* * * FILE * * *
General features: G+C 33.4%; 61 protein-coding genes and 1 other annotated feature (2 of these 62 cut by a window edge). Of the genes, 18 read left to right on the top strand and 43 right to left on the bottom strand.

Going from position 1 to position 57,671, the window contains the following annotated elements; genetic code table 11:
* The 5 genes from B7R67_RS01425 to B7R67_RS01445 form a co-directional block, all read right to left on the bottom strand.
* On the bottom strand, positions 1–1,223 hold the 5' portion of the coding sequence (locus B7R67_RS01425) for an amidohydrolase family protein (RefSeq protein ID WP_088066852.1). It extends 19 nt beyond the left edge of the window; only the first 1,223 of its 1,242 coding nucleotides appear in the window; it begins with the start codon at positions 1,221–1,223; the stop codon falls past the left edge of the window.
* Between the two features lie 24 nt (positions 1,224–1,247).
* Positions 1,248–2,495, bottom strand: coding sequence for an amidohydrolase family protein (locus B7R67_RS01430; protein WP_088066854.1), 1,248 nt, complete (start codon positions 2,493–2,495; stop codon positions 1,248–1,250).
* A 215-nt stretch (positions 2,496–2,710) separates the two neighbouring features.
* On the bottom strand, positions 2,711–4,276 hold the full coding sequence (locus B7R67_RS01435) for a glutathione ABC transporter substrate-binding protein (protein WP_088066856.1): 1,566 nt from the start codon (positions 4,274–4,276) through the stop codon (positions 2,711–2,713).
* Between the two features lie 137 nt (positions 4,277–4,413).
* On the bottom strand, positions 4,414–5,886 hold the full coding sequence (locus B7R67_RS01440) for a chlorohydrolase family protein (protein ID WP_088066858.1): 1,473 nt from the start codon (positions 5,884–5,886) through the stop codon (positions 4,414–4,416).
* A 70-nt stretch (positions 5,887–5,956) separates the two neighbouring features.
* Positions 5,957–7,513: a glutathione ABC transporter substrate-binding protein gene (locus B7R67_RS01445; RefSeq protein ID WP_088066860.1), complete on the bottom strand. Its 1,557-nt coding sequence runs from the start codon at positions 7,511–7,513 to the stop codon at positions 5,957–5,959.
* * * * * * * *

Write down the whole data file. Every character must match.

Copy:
General features: G+C 33.4%; 61 protein-coding genes and 1 other annotated feature (2 of these 62 cut by a window edge). Of the genes, 18 read left to right on the top strand and 43 right to left on the bottom strand.

Going from position 1 to position 57,671, the window contains the following annotated elements; genetic code table 11:
* The 5 genes from B7R67_RS01425 to B7R67_RS01445 form a co-directional block, all read right to left on the bottom strand.
* On the bottom strand, positions 1–1,223 hold the 5' portion of the coding sequence (locus B7R67_RS01425) for an amidohydrolase family protein (RefSeq protein ID WP_088066852.1). It extends 19 nt beyond the left edge of the window; only the first 1,223 of its 1,242 coding nucleotides appear in the window; it begins with the start codon at positions 1,221–1,223; the stop codon falls past the left edge of the window.
* Between the two features lie 24 nt (positions 1,224–1,247).
* Positions 1,248–2,495, bottom strand: coding sequence for an amidohydrolase family protein (locus B7R67_RS01430; protein WP_088066854.1), 1,248 nt, complete (start codon positions 2,493–2,495; stop codon positions 1,248–1,250).
* A 215-nt stretch (positions 2,496–2,710) separates the two neighbouring features.
* On the bottom strand, positions 2,711–4,276 hold the full coding sequence (locus B7R67_RS01435) for a glutathione ABC transporter substrate-binding protein (protein WP_088066856.1): 1,566 nt from the start codon (positions 4,274–4,276) through the stop codon (positions 2,711–2,713).
* Between the two features lie 137 nt (positions 4,277–4,413).
* On the bottom strand, positions 4,414–5,886 hold the full coding sequence (locus B7R67_RS01440) for a chlorohydrolase family protein (protein ID WP_088066858.1): 1,473 nt from the start codon (positions 5,884–5,886) through the stop codon (positions 4,414–4,416).
* A 70-nt stretch (positions 5,887–5,956) separates the two neighbouring features.
* Positions 5,957–7,513: a glutathione ABC transporter substrate-binding protein gene (locus B7R67_RS01445; RefSeq protein ID WP_088066860.1), complete on the bottom strand. Its 1,557-nt coding sequence runs from the start codon at positions 7,511–7,513 to the stop codon at positions 5,957–5,959.